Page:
Publication - Research and analysis

Marine plastic pollution: research

Research on the plastic value chain in Scotland to better understand this landscape and the potential for intervention to address marine plastic pollution.

Contents
Marine plastic pollution: research
3. Research Findings

3. Research Findings

Research Findings

Overview

Of the products studied, key pollution points in the supply chain commonly occur during their use and at the end of life. Considering this in isolation would suggest the consumer or end user is responsible for stemming the tide of marine litter. The research found that the drivers for this pollution were heavily influenced by decisions made further up the supply chain. For example, the loss of microplastic crumb from artificial pitches during use could be avoided or reduced through different design and procurement decisions. There is a disconnect, however, between who bears the additional cost of the mitigations and the wider society who benefit from the reduced microplastic (or the avoided cost of not dealing with the clear up).

Commercial fishing gear

Commercial fishing gear is regularly found in marine litter surveys and is particularly problematic due to the long lasting impacts of ghost fishing, ingestion and entanglement. Modern nets and fishing gear typically contain a mixture of different plastic polymers. Gear may be lost accidentally but there are also reports of it being intentionally dumped at sea or sabotaged by other users of the marine environment. The research found stakeholders, including large and small fishing groups, ports and harbours, environmental groups and academic researchers, net producers and waste management businesses were positive about taking action to tackle marine plastics from fishing.

Fishing is a dangerous activity and risks of injury or worse are increased when handling damaged gear, therefore it is not always possible to recover lost nets or gear, even if the gear hasn't yet been swept away. However, much of the gear used by Scottish vessels is expensive to dispose of both in terms of cost, time and access to appropriate infrastructure. No strong incentive currently exists, other than environmental stewardship, to dispose of nets appropriately. This increases the risk of nets being lost at sea or being stored indefinitely in secure or insecure locations (sheds or on the harbour side).The Scottish Government is working as part of our British Irish Council commitment to improve recycling opportunities for fishing gear and to address the knowledge gap around how much fishing gear is in storage, how much is bought each year and how it is managed around Scotland.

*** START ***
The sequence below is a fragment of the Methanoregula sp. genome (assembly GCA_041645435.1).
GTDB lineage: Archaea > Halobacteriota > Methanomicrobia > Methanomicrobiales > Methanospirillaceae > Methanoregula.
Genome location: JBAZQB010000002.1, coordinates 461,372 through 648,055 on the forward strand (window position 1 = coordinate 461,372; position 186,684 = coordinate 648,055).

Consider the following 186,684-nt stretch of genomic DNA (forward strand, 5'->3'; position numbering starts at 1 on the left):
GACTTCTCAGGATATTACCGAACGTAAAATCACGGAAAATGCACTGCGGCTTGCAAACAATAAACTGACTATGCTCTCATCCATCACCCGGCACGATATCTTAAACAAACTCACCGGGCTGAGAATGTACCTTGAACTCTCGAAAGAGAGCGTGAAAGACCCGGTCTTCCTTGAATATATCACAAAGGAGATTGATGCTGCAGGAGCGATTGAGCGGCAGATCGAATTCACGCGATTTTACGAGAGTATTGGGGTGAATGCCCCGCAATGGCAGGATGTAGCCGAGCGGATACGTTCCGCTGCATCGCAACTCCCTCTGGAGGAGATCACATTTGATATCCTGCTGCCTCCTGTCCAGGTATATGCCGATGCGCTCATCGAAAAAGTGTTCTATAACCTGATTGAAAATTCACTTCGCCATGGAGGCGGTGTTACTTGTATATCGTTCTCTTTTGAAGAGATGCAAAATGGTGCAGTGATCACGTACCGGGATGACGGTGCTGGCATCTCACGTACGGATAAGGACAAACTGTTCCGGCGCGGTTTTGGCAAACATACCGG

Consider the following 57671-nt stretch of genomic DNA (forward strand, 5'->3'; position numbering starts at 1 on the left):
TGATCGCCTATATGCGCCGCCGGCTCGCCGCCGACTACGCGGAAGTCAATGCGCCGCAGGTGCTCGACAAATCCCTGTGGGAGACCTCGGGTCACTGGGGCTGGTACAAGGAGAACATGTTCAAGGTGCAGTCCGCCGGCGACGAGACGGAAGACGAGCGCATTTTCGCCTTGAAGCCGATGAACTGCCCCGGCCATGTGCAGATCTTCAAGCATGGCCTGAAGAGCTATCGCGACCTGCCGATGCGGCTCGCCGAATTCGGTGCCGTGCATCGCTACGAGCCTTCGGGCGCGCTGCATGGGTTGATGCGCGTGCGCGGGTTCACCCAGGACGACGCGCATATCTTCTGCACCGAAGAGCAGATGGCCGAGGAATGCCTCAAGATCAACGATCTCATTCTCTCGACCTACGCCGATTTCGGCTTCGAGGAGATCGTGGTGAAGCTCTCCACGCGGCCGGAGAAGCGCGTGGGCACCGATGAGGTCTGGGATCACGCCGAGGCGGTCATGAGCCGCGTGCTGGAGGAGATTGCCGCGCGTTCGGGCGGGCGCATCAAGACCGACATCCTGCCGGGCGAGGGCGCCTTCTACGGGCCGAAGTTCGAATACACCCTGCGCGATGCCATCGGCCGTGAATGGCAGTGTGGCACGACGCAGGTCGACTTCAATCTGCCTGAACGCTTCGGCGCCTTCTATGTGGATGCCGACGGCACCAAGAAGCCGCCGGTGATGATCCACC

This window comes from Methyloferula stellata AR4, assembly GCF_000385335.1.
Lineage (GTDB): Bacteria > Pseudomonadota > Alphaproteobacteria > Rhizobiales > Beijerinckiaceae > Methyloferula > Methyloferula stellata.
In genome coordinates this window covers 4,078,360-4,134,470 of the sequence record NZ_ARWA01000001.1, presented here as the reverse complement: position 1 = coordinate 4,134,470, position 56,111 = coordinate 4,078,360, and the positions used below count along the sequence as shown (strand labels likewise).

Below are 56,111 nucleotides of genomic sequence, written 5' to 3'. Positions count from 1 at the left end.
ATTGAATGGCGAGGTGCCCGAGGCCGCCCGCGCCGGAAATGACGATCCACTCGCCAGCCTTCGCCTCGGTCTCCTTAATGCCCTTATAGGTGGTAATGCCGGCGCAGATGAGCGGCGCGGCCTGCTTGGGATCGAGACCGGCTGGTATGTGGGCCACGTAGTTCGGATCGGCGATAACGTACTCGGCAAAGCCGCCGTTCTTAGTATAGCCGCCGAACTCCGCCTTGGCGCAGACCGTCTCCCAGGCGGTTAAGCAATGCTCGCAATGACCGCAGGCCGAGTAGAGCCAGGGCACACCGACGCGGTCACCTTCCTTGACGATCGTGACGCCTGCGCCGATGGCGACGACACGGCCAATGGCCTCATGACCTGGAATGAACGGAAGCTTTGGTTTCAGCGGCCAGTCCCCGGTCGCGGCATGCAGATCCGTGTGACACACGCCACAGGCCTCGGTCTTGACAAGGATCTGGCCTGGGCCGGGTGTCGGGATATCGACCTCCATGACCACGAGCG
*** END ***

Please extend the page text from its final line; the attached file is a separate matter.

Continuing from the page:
Peterhead Port was an exemplar in this area. A pilot was underway raising awareness of the problem with fishers and the local community. Infrastructure and space was provided for vessels to land their waste and a 'leader board' was used to recognise good behaviour among the fish vessels operating from the port. Harbour dues include a flat fee for waste disposal meaning that fishers aren't penalised for responsible waste disposal.

Not all ports however can afford to offer this services on a flat fee or indeed have the infrastructure required to handle large quantities of waste such as fishing nets at end of life. Furthermore, even if waste is managed appropriately the vast majority currently ends up in landfill.

Menstrual products

In the 2018 MCS Great British Beach Clean survey[1], sewage related debris (menstrual products included) accounted for 12.6% of coastal litter in Scotland, compared with a UK average of 6.2%. In a survey of the public conducted as part of this research, 24% of respondents indicated that they always or frequently flushed tampons and 9% always or frequently flushed sanitary towels. Once flushed down the toilet they can cause blockages in the sewage network and may be discharged to waterways either via combined sewage overflows or occasionally from passing through waste water treatment. Plastics are found in the actual tampons and pads, as well as in applicators and wrappers. Plastic-free versions are available but are less popular in Scotland, potentially due to convenience, habit and marketing behaviour. Similarly, reusable cups and period pants are available but their market share is so far small.